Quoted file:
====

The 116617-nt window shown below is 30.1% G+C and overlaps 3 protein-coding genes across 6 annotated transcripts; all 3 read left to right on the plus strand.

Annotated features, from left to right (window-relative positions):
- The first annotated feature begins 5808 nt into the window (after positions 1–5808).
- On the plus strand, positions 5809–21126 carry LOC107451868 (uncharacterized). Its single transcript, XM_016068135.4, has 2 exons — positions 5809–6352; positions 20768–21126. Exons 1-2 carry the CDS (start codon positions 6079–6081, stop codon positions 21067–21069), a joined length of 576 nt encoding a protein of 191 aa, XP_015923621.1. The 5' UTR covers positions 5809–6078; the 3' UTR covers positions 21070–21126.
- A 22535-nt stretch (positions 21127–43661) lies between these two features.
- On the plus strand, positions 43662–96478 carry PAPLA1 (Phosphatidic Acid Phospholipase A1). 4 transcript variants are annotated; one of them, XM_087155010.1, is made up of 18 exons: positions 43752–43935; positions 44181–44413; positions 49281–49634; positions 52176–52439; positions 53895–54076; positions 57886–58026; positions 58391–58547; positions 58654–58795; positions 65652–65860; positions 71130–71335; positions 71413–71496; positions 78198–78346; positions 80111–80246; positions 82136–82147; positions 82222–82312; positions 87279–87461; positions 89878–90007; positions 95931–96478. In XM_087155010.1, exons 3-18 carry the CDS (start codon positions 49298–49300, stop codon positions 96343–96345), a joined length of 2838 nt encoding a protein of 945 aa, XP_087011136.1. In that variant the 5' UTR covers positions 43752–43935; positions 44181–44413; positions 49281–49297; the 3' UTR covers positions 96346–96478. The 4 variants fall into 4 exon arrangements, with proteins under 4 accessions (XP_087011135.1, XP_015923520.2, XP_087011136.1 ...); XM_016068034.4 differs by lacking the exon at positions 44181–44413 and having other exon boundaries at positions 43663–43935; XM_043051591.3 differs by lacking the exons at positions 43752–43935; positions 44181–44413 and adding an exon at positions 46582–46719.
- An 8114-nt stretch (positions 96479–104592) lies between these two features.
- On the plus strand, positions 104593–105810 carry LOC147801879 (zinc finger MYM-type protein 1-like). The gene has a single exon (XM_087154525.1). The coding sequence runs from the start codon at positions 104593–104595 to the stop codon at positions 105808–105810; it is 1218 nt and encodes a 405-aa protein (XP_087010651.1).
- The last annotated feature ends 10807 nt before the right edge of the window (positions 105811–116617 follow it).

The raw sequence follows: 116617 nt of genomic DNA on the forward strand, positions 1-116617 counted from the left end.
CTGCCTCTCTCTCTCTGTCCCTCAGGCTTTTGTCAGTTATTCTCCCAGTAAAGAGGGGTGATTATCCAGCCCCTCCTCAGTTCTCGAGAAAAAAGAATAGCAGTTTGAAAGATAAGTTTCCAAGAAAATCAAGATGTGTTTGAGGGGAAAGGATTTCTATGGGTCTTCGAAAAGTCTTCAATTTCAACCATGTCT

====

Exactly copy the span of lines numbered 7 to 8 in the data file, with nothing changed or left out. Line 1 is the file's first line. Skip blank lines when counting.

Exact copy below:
- An 8114-nt stretch (positions 96479–104592) lies between these two features.
- On the plus strand, positions 104593–105810 carry LOC147801879 (zinc finger MYM-type protein 1-like). The gene has a single exon (XM_087154525.1). The coding sequence runs from the start codon at positions 104593–104595 to the stop codon at positions 105808–105810; it is 1218 nt and encodes a 405-aa protein (XP_087010651.1).